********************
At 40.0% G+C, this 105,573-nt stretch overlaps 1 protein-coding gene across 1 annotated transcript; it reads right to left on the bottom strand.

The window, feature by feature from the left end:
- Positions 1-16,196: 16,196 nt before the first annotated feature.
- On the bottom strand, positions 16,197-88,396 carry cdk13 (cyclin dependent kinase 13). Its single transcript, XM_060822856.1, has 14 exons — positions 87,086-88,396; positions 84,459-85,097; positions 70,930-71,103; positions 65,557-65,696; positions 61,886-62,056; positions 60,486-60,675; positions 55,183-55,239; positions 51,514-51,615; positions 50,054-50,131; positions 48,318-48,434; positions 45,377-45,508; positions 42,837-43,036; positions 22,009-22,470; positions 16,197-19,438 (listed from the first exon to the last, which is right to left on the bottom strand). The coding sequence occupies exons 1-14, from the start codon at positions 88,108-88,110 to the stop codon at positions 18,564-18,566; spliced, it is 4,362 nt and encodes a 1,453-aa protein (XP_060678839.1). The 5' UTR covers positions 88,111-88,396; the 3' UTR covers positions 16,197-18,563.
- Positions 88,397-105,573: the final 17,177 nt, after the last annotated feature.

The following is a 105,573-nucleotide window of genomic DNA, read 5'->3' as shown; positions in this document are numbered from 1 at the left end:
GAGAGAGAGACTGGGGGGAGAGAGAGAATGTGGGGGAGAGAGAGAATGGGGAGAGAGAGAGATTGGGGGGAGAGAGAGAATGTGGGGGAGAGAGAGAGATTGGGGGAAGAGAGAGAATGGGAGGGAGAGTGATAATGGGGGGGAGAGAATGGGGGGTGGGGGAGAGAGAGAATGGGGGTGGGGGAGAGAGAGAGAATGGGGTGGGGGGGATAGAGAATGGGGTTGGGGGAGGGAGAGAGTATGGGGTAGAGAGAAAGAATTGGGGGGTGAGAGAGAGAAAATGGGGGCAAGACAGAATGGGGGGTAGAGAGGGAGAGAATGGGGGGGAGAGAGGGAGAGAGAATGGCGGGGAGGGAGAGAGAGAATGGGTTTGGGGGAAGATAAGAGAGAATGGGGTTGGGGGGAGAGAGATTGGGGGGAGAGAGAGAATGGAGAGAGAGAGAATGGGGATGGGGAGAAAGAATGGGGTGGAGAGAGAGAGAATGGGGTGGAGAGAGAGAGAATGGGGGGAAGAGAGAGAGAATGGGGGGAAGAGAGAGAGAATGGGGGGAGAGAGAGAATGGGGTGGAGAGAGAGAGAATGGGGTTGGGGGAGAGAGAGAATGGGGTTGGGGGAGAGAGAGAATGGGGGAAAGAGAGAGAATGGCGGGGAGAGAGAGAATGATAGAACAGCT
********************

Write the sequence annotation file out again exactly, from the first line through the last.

At 40.0% G+C, this 105,573-nt stretch overlaps 1 protein-coding gene across 1 annotated transcript; it reads right to left on the bottom strand.

The window, feature by feature from the left end:
- Positions 1-16,196: 16,196 nt before the first annotated feature.
- On the bottom strand, positions 16,197-88,396 carry cdk13 (cyclin dependent kinase 13). Its single transcript, XM_060822856.1, has 14 exons — positions 87,086-88,396; positions 84,459-85,097; positions 70,930-71,103; positions 65,557-65,696; positions 61,886-62,056; positions 60,486-60,675; positions 55,183-55,239; positions 51,514-51,615; positions 50,054-50,131; positions 48,318-48,434; positions 45,377-45,508; positions 42,837-43,036; positions 22,009-22,470; positions 16,197-19,438 (listed from the first exon to the last, which is right to left on the bottom strand). The coding sequence occupies exons 1-14, from the start codon at positions 88,108-88,110 to the stop codon at positions 18,564-18,566; spliced, it is 4,362 nt and encodes a 1,453-aa protein (XP_060678839.1). The 5' UTR covers positions 88,111-88,396; the 3' UTR covers positions 16,197-18,563.
- Positions 88,397-105,573: the final 17,177 nt, after the last annotated feature.

The following is a 105,573-nucleotide window of genomic DNA, read 5'->3' as shown; positions in this document are numbered from 1 at the left end:
GAGAGAGAGACTGGGGGGAGAGAGAGAATGTGGGGGAGAGAGAGAATGGGGAGAGAGAGAGATTGGGGGGAGAGAGAGAATGTGGGGGAGAGAGAGAGATTGGGGGAAGAGAGAGAATGGGAGGGAGAGTGATAATGGGGGGGAGAGAATGGGGGGTGGGGGAGAGAGAGAATGGGGGTGGGGGAGAGAGAGAGAATGGGGTGGGGGGGATAGAGAATGGGGTTGGGGGAGGGAGAGAGTATGGGGTAGAGAGAAAGAATTGGGGGGTGAGAGAGAGAAAATGGGGGCAAGACAGAATGGGGGGTAGAGAGGGAGAGAATGGGGGGGAGAGAGGGAGAGAGAATGGCGGGGAGGGAGAGAGAGAATGGGTTTGGGGGAAGATAAGAGAGAATGGGGTTGGGGGGAGAGAGATTGGGGGGAGAGAGAGAATGGAGAGAGAGAGAATGGGGATGGGGAGAAAGAATGGGGTGGAGAGAGAGAGAATGGGGTGGAGAGAGAGAGAATGGGGGGAAGAGAGAGAGAATGGGGGGAAGAGAGAGAGAATGGGGGGAGAGAGAGAATGGGGTGGAGAGAGAGAGAATGGGGTTGGGGGAGAGAGAGAATGGGGTTGGGGGAGAGAGAGAATGGGGGAAAGAGAGAGAATGGCGGGGAGAGAGAGAATGATAGAACAGCT